Funny, neurotic, absurd--all describe my heroine, Monica Baker, a 33-year-old single professional with more baggage than a Boeing 747.
Fears? Monica has plenty--strangers, elevators, hot tubs. As a result she’s cautious, overly cautious. But life can get so damn boring when you’re always worried about something…anything. Just once, she’d like to say the hell with it and brave a Port-a-Potty, take a hot air balloon ride or talk tomatoes with a guy in produce.
But change is tough, so what’s the hold up? Ex-boyfriend Sammy is a Fruit Loop-eating drummer with a talent for making women hum. Teddy, her father, camps on his Laz-Y-Boy and buys tulip bulbs and steak knives from The Home Shopping Network. Duffy, her mother, can’t be bothered as she gambles, downs gin and amasses a collection of gnomes to rival Tolkien.
In the end, forced by a depressive episode to confront her failures in life, Monica discovers the strength to create a new self--confident and fearless.
Me? I’m a published poet and former reporter for Nation Publications. I hold a B.A. from the University of Iowa.
I would be happy to submit Caution Ahead, my completed 75,000-word manuscript, upon request. A stamped envelope is enclosed for your reply.
Thank you for your time and consideration.
four words: is there a plot?
I hate that I’m cautious. It holds me back. I don’t take chances. Wouldn’t you rather err on the side of caution?--my aunt loves to say. Well, I guess, but life can get so damn boring when you’re always worried about something--anything. I’ve got to get over it. That’s my plan, my resolution, my mission.
And in an effort to crawl out of my safe hole, I’ve decided to do things differently. Ideas: take a hot-air balloon ride, talk tomatoes with a stranger in the produce section, use a Port-a-Potty at a sleazy carnival, buy a whiskey sour for a gentleman in a bar.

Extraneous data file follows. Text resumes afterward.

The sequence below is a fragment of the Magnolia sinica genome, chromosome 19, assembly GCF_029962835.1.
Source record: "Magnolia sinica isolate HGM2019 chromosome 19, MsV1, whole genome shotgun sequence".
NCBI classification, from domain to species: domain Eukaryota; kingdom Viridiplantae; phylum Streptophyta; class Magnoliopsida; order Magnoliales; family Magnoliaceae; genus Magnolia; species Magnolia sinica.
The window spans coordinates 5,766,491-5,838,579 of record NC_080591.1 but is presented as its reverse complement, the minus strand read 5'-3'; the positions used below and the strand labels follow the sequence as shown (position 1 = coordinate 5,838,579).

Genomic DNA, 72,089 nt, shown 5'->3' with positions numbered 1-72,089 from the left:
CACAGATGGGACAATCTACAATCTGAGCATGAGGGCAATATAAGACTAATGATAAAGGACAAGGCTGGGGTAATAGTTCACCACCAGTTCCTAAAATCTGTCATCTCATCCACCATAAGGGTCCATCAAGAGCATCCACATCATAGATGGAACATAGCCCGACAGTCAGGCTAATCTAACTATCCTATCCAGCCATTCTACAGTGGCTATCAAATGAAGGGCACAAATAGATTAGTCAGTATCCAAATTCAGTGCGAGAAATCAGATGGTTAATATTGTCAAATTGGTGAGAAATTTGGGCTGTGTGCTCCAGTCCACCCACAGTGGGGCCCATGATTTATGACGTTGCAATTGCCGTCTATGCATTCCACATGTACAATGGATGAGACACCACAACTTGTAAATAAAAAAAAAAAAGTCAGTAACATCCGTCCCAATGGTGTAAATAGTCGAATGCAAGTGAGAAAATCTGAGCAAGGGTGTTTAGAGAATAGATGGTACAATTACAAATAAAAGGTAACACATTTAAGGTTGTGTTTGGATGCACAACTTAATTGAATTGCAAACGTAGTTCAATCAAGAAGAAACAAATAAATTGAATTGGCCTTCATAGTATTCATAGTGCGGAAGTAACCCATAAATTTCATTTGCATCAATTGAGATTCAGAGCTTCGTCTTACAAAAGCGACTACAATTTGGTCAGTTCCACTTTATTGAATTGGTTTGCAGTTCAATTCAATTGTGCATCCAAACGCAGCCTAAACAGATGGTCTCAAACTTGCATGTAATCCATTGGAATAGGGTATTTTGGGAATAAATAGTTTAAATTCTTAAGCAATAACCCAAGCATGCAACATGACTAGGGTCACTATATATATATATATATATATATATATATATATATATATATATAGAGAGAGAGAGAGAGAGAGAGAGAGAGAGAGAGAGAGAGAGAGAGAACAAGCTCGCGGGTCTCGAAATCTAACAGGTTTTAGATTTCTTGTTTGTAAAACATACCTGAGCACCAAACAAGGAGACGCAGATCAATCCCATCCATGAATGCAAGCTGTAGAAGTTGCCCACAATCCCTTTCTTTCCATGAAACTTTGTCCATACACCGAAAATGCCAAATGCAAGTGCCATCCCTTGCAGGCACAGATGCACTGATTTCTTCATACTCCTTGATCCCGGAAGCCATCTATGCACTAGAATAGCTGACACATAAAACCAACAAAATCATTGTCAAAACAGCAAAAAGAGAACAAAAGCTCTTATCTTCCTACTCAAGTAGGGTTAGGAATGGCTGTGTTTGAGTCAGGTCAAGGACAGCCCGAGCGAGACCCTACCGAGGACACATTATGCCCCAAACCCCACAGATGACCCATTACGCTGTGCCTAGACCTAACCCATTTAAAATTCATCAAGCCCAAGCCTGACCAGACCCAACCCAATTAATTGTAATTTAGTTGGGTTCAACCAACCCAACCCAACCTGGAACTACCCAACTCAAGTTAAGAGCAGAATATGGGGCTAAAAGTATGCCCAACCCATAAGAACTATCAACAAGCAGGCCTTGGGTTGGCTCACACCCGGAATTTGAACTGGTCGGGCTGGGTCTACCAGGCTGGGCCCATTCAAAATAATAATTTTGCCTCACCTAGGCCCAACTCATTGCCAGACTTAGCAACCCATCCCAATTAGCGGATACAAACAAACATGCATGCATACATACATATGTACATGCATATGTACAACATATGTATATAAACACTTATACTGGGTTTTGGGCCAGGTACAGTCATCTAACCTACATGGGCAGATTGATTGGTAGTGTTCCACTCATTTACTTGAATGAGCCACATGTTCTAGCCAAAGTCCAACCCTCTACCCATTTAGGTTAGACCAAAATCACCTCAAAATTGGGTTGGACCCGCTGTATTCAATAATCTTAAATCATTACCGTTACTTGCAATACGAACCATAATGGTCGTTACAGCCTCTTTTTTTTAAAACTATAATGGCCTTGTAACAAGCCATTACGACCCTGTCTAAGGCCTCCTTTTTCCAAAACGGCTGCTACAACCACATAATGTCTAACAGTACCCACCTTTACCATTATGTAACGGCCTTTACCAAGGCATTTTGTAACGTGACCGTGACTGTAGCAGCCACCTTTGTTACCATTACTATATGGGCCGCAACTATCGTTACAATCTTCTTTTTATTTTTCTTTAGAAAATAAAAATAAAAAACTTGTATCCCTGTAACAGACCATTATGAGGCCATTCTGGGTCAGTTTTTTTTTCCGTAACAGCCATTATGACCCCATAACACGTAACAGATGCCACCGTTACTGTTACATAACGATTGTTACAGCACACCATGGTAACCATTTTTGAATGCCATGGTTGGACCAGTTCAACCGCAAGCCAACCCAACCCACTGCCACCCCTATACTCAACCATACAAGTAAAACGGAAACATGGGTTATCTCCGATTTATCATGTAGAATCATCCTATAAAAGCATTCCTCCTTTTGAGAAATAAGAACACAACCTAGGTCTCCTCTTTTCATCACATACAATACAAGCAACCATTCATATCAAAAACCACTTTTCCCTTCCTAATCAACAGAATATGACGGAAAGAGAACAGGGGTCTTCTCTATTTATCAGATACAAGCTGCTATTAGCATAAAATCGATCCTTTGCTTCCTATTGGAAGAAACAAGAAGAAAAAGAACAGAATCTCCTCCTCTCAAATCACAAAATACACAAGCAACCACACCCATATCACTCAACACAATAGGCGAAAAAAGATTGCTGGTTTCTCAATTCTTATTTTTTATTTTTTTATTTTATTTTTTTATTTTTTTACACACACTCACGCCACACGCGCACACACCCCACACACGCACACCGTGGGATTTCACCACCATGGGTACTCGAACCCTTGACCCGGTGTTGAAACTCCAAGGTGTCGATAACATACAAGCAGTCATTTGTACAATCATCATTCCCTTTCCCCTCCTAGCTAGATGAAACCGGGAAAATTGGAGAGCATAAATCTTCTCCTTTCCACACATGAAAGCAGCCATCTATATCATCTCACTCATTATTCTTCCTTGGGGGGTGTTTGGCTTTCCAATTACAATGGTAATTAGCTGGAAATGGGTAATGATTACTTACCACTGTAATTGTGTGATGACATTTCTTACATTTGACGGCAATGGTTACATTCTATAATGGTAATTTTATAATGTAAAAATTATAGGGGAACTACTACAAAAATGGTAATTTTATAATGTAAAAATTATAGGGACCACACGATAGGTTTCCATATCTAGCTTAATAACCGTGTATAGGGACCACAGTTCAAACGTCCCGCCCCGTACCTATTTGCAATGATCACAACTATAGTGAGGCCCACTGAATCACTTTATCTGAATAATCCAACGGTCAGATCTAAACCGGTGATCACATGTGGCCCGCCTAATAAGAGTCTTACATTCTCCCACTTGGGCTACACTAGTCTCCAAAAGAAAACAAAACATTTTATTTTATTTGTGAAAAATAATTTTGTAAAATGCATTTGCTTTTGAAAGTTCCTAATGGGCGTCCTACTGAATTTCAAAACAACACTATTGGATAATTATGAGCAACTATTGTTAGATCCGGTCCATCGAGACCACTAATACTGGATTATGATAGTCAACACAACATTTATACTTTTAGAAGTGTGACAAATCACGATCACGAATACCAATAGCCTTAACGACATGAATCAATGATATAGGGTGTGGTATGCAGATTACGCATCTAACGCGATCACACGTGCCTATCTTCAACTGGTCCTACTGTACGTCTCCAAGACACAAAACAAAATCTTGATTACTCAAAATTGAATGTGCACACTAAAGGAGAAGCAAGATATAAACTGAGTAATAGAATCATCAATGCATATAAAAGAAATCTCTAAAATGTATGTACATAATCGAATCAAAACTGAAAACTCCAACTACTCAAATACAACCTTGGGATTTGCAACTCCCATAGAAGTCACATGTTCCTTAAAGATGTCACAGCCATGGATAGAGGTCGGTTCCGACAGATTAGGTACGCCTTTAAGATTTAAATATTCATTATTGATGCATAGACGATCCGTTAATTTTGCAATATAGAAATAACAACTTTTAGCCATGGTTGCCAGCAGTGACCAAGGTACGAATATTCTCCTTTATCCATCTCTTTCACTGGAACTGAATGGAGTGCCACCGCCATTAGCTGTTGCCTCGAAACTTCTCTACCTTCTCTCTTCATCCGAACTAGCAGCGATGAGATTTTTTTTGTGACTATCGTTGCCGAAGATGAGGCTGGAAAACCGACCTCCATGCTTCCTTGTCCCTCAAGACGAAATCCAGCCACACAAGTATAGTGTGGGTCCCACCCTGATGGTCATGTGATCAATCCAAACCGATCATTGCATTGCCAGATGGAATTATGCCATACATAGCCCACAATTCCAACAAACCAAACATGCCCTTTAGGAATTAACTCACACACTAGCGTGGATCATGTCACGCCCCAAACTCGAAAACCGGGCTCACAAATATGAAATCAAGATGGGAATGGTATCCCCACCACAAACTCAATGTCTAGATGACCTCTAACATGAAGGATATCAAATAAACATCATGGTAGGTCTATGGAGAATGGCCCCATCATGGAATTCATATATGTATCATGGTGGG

I walk to the window. In the dimming light, I see cars parked in the lot, but no red GTO. I slip my fingertips under the rubber band around my wrist. Where is he? My fingers squeeze the band.
It’s Saturday, late afternoon, and I’m waiting for Sammy. We have a date, and he’s late again. Not surprising at all. I hear garbled tones over my intercom. Finally. I move to the foyer, buzz him in and open the door. He sings in the best nasally, Sonny Bono voice he can muster--a classic about how he’s got me and I’ve got him.
He rounds the last turn of the staircase and stands before me, all six feet, two inches of him. Wheat colored hair curls around his shoulders. Low slung Levi’s settle on his narrow hips and round sunglasses perch at the end of his nose, rock star chic. He grabs me like a bear and stuffs his paw in my back pocket.
“Ready, babe?” He whispers in my ear. I’m momentarily stunned, a wide-eyed doe in a meadow. I haven’t been pawed in three days.
“You’re late, as usual.” I pull away. A spicy scent surrounds my face, something musty and alcohol tinged. Definitely not pleasant. “What’s that smell?”
“English Leather. You like?” He steps forward, tilts his head and gazes at me with his robin-egg blue eyes. Must admit, he’s mesmerizing at times.
“Sammy, the ‘70s are over.” I close the door behind him.
Like I said, I need a new life.
It's really hard to make neurotic people interesting. And most neurotic people think they are the normal ones: "Grandma, not everyone shops for vegetables in latex gloves!" "They should!"